On Editors

I have a confession to make:  I really dislike dealing with editors.  I am not sure if writers in general have a toxic relationship with editors but I tend to find my relations with editors to be greatly irritating and frustrating [1].  There are a lot of reasons for that which probably are related to each other.  For one, I tend to be rather irritable in general when it comes to dealing with obstacles, and there is no question that editors are frequently an obstacle to publication, something which requires further unpackaging, I am aware.  In general, I have a very strong personal voice and a great deal of irritation at the way that this voice is not always well-respected by those who seek to edit it.  While I tend not to be irritated at copy-editing, as its value is something I can readily recognize and appreciate, I have less appreciation at more substantial editing, which I view to be a pernicious species of higher textual criticism in general that I am disinclined to view fondly.

What is the job of an editor?  In general, it may be said that editors are the gateway between authors and publication, and this is an unpleasant place to be.  A great deal of contemporary technology has sought to make it possible for every man to be his own editor, a phenomenon which is a great burden when it comes to making the sort of polished works that are regularly published by institutions but also something that has encouraged the proliferation of writers to explore their own personal voices without having that voice overly polished by corporate or institutional perspectives which tend to make everything sound more or less the same.  In general, I am greatly in favor of the lessening of the importance of editors when it comes to getting material to a potentially appreciative audience.  To be sure, most people’s voices are a bit rougher when they are edited lightly or not at all, but that is not a bad thing, as it is certainly a more honest approach than the usual.  Rough edges are a sign of authenticity, as much as they tend to be smoothed by editors, a process I particularly and intensely loathe.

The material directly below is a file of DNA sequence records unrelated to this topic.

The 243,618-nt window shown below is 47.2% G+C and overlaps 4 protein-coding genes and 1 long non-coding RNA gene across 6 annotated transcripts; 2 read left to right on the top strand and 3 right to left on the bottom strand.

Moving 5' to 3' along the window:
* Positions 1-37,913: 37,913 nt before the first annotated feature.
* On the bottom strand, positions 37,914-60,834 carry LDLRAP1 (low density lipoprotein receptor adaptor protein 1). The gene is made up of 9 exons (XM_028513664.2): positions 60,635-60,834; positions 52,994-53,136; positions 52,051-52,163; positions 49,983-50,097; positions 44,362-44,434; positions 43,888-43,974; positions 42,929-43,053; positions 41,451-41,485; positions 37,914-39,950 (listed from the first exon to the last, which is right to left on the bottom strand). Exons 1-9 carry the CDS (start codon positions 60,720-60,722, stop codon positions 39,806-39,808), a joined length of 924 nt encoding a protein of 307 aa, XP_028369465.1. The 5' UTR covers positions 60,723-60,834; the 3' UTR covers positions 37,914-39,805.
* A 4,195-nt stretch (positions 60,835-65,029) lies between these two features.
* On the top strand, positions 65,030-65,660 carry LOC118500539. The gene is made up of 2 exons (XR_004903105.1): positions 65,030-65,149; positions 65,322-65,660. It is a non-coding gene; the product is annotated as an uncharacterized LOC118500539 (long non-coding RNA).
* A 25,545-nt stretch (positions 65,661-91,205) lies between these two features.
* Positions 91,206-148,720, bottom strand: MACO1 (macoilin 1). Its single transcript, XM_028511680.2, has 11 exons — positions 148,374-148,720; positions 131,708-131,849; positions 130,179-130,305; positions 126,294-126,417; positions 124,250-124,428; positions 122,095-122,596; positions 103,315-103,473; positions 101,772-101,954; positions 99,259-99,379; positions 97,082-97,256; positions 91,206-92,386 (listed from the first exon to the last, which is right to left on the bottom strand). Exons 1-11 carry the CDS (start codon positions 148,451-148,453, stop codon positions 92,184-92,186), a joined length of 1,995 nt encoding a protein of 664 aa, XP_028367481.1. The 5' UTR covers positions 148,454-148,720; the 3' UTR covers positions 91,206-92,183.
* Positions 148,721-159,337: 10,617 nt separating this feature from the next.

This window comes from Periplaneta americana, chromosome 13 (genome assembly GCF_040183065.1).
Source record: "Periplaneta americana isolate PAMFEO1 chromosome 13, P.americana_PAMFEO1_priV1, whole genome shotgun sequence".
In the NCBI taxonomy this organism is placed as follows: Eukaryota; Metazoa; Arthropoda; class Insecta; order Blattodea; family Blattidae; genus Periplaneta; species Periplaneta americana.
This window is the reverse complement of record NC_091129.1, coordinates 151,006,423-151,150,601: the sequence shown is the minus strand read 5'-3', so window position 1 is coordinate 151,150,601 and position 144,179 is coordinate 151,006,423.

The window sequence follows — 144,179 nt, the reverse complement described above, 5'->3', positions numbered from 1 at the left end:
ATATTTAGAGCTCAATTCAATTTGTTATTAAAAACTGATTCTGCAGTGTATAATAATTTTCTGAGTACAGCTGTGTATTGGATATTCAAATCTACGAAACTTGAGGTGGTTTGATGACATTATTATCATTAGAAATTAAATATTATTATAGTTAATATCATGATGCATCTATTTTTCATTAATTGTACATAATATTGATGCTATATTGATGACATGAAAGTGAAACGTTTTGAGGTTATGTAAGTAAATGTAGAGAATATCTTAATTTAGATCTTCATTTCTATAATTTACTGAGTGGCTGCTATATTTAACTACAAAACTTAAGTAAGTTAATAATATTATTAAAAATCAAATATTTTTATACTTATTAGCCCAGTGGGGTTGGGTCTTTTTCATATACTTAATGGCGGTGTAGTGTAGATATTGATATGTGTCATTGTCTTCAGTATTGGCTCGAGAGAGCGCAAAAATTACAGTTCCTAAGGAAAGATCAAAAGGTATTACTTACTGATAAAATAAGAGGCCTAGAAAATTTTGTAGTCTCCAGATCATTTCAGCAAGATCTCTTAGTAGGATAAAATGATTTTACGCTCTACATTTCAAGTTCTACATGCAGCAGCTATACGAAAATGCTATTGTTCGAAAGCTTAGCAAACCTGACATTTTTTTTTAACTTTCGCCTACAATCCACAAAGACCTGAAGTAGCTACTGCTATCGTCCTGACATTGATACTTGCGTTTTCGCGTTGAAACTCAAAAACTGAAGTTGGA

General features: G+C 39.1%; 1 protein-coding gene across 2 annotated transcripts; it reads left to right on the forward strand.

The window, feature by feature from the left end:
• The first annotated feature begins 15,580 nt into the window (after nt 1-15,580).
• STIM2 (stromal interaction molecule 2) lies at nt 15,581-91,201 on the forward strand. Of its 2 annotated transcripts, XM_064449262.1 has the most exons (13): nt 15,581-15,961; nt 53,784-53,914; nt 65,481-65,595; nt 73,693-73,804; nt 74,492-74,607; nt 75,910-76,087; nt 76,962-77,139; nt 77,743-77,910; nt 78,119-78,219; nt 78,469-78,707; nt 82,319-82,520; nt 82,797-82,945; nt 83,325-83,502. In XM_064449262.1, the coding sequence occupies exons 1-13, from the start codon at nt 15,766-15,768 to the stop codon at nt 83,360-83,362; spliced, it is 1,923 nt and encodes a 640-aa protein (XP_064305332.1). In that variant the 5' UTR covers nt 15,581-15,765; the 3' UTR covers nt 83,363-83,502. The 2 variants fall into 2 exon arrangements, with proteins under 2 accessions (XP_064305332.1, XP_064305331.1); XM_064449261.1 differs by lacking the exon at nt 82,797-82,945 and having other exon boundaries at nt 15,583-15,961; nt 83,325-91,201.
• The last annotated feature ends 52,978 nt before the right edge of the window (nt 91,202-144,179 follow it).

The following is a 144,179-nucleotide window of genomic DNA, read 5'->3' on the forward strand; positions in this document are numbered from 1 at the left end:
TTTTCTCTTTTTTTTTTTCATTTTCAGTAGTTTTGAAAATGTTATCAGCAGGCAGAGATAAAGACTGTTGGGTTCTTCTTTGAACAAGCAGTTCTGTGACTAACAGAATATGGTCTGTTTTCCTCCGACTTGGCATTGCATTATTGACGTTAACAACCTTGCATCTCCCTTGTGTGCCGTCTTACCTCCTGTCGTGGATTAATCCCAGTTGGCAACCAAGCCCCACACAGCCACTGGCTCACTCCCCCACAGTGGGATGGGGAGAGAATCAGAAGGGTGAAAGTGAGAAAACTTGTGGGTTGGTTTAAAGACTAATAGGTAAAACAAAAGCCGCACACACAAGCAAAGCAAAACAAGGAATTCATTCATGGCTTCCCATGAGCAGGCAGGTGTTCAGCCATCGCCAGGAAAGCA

My own attitude when it comes to the perspective of a writer is highly biased by being a writer whose personal voice has always been strong.  When an editor sends me request for a rewrite to tone down various matters or explain in a different way, my approach (which is thought and felt but seldom shared with the editor) is that if an editor wants something to be said in a particular way they should write it themselves.  Plenty of editors are good writers as well and use the institutions they serve as a way of promoting their own voice and their own perspective–and there is a genre for that which we call the editorial, where the editor’s byline is present and they are to be held accountable for what is said.  For the most part, though, it is the writer and not the editor who is to be held accountable for the words, and so the interference of the editor in trying to make something more bland and palatable and less authentically the voice of the writer is unwelcome because it is the writer who will have to answer for what is written anyway, and frequently the issue is that what is written is not nearly strong enough to shake what needs to be shaken and to stir what needs to be stirred.

Ideally, editing should be a process that does not inspire a writer to think of the editor as a meddling, incompetent hack who messes up someone’s writing and then complains about the lack of balance that results from the previous tampering done when it gets further along the reviewing process.  Admittedly, the previous statement expresses my own irritation at the editing process, but it need not be that way.  There are certainly cases where the judicious editing of material can be appreciated by an author who develops a long-term working relationship with someone who understands what the writer is trying to say and tailors the editing accordingly to better bring out what is intended, which can influence the writer to reflect on how one’s own personal style can be changed in light of this working relationship.  With rare exceptions, though, I have seldom had that positive of a relationship with my editors.  I do not know their own feelings in the matter, but I suspect that if I am irritated at them, they are probably also occasionally irritated at me, because their own agendas and my own do not always coincide.  We may share broad goals of seeing certain subjects talked about, but my own conflict tolerance may be greater than their own, and my own willingness to stand behind my specific and personal authorial voice far more important than my interest in making things appealing for others.  In general, I write for myself, to express my own voice and my own perspective, and the enjoyment of the reader, while not entirely absent from my considerations, is certainly a secondary or even a tertiary concern to me.  Given such circumstances, it is little wonder that editors and I would tend to clash so often.  It is a wonder that the mutual hostility is not even greater than it is, which I modestly ascribe to my own politeness if not good feeling for those with whom I clash swords.  I suspect, though, that they ascribe an equal if not greater measure of credit to their own restraint and tact, however.

[1] See, for example:

https://edgeinducedcohesion.blog/2019/10/04/book-review-censoring-queen-victoria/

https://edgeinducedcohesion.blog/2019/05/21/book-review-draft-no-4/

https://edgeinducedcohesion.blog/2019/02/10/book-review-essayists-on-the-essay/

https://edgeinducedcohesion.blog/2019/01/29/on-the-development-of-a-personal-writing-style/

About nathanalbright

I'm a person with diverse interests who loves to read. If you want to know something about me, just ask.
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